In another embodiment, a protein containing a thioredoxin active-site suitable for use with the method of the present invention comprises an isolated, or biologically pure, protein which has been removed from its natural milieu. As such, "isolated" and "biologically pure" do not necessarily reflect the extent to which the protein has been purified. An isolated protein of the present invention can, for example, be obtained from its natural source, be produced using recombinant DNA technology (e.g., polymerase chain reaction (PCR) amplification, cloning), or be synthesized chemically. Preferably, a protein containing a thioredoxin active-site of the present invention includes recombinantly produced protein containing a thioredoxin active-site.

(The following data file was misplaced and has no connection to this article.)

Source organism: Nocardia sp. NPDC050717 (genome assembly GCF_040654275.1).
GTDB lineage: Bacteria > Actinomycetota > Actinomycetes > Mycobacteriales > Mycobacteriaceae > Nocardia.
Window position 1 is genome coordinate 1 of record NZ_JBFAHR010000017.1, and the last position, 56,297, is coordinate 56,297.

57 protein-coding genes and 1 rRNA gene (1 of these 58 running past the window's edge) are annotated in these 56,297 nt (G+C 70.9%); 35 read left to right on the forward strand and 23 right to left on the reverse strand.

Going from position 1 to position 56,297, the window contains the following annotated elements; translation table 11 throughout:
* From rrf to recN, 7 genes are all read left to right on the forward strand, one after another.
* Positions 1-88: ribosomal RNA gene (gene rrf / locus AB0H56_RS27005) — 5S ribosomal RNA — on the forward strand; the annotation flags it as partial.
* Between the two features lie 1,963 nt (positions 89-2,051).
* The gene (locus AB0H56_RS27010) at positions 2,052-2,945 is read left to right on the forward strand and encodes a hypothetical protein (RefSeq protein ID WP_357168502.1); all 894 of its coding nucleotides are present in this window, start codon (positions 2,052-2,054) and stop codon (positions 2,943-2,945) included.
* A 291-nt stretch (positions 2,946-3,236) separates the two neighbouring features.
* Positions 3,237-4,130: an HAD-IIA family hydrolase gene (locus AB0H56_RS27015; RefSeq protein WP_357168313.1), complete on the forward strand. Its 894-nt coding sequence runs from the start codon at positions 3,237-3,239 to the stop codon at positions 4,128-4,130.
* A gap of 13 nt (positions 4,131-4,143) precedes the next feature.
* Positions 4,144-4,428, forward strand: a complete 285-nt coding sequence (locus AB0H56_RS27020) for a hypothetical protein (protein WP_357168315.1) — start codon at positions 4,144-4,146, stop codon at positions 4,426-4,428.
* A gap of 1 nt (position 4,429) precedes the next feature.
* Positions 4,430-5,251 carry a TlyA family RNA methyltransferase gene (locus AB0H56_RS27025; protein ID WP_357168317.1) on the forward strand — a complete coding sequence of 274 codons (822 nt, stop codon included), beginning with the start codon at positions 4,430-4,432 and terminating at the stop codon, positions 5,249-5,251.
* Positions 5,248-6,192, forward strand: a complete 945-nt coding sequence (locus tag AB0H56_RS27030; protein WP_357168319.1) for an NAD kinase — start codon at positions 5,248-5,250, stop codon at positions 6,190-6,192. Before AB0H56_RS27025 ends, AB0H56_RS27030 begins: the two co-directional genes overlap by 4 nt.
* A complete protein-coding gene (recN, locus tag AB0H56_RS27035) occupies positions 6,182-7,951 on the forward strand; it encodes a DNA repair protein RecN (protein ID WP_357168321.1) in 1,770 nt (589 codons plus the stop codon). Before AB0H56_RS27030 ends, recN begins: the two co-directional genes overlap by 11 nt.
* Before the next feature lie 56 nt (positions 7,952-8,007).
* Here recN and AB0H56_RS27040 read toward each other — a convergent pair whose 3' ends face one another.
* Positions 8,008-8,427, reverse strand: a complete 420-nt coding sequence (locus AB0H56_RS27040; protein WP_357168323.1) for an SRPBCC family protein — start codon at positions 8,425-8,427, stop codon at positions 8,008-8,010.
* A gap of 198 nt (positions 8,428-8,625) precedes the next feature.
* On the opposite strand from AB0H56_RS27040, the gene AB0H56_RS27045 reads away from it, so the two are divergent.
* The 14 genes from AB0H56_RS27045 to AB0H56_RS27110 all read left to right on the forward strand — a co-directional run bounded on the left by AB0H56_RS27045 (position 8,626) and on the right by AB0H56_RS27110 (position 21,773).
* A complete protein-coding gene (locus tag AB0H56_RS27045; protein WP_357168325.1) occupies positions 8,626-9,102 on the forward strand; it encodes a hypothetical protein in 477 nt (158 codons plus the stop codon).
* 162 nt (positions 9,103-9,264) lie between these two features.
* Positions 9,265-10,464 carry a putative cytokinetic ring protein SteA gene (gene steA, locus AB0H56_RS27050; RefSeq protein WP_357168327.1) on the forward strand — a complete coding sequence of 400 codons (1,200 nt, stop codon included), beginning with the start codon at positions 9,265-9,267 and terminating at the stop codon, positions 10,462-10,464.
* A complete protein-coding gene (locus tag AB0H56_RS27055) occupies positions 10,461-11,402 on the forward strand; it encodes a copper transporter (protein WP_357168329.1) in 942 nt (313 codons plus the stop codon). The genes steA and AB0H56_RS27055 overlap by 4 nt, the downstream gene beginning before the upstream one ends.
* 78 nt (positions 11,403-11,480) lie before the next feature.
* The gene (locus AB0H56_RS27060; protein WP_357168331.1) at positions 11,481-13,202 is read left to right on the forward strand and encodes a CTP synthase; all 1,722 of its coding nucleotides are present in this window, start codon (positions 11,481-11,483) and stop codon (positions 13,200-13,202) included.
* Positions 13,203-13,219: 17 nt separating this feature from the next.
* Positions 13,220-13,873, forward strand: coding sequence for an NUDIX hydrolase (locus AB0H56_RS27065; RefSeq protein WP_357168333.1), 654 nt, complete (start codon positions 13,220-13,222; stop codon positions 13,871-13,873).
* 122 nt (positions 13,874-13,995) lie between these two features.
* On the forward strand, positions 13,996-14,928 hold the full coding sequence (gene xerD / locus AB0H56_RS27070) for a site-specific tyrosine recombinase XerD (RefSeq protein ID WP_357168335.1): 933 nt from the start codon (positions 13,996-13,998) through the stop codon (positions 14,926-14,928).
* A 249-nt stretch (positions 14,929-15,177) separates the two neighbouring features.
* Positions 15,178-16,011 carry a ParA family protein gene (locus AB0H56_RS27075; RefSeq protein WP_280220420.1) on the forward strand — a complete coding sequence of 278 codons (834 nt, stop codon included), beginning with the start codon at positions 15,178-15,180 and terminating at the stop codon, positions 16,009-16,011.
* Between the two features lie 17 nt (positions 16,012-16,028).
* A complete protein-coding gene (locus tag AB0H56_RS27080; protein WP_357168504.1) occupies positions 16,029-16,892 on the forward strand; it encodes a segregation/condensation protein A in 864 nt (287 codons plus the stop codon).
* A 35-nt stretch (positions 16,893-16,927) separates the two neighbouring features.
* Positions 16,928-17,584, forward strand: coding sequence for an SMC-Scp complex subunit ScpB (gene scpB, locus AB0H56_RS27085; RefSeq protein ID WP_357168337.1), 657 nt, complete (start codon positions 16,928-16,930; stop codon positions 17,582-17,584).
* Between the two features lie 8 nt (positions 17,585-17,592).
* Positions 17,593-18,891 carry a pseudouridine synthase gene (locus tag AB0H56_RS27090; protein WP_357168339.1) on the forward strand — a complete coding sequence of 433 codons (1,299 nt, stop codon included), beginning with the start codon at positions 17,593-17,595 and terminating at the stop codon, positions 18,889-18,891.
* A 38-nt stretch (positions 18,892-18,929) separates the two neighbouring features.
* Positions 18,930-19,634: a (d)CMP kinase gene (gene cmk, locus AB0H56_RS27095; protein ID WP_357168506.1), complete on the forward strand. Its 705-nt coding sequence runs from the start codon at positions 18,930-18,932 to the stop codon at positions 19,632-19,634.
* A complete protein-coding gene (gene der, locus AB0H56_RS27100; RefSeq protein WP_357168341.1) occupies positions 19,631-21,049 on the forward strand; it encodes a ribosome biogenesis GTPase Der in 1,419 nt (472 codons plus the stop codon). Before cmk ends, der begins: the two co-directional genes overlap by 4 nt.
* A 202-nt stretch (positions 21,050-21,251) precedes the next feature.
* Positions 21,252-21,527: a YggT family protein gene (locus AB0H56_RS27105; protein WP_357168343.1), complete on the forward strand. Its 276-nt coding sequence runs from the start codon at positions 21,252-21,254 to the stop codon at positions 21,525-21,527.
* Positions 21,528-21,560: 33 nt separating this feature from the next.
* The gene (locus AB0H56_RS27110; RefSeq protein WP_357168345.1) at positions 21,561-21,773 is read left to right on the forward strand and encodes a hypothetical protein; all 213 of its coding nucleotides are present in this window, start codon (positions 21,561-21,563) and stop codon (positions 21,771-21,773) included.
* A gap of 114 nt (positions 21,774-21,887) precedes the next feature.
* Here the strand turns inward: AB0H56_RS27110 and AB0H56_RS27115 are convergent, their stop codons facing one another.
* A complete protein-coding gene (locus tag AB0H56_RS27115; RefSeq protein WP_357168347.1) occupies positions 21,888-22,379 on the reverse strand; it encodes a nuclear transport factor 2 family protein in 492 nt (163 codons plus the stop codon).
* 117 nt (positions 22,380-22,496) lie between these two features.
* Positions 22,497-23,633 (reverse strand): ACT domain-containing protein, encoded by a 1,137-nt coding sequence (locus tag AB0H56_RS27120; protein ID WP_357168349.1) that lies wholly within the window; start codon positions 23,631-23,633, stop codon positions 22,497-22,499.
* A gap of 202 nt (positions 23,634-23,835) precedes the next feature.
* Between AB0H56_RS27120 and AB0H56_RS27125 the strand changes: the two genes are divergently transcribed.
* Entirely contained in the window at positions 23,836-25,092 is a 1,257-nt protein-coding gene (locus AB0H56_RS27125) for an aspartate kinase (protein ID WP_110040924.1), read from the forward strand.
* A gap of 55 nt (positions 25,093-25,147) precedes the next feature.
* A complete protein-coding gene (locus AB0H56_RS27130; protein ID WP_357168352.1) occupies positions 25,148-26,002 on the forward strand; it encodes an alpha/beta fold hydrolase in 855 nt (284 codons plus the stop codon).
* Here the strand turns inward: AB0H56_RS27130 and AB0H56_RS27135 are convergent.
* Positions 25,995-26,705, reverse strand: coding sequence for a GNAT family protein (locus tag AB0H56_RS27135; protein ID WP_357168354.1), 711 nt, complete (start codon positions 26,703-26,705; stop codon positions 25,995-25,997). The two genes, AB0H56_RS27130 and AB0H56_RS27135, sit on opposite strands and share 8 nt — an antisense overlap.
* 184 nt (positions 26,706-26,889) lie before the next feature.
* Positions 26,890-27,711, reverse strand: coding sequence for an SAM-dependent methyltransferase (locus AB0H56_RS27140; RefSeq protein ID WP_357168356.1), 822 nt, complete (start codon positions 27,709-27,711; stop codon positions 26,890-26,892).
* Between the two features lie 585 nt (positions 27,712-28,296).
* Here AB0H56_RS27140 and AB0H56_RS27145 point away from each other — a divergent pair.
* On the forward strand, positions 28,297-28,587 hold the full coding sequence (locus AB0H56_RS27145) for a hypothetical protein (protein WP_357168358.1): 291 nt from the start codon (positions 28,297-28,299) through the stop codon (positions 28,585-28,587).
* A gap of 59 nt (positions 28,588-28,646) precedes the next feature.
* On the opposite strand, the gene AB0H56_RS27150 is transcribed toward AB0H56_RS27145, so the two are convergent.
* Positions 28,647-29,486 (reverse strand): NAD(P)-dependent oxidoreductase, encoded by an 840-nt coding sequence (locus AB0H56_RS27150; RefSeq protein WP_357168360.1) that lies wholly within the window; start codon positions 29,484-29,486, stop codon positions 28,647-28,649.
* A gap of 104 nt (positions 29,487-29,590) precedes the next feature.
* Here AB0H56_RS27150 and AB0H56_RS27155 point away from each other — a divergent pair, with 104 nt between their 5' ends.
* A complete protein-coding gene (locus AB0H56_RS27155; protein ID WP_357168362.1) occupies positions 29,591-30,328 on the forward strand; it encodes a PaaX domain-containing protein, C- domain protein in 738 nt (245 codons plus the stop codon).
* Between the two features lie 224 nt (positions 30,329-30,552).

A protein of the present invention can be produced recombinantly by transforming a host cell with one or more nucleic acid molecules encoding such protein. Such nucleic acid molecules are typically operatively linked to an expression vector containing one or more transcription control sequences. The phrase "operatively linked" refers to insertion of a nucleic acid molecule into an expression vector in a manner such that the molecule is able to be expressed when transformed into a host cell. As used herein, an expression vector is a DNA or RNA vector that is capable of transforming a host cell and of effecting expression of a specified nucleic acid molecule. Preferably, the expression vector is also capable of replicating within the host cell. Expression vectors can be either prokaryotic or eukaryotic, and are typically viruses or plasmids. Transformation of a nucleic acid molecule into a cell can be accomplished by any method by which a nucleic acid molecule can be inserted into the cell. Transformation techniques include, but are not limited to, transfection, electroporation, microinjection, lipofection, adsorption, and protoplast fusion. Transformed nucleic acid molecules can remain extrachromosomal or can integrate into one or more sites within a chromosome of the transformed (i.e., recombinant) cell in such a manner that their ability to be expressed is retained.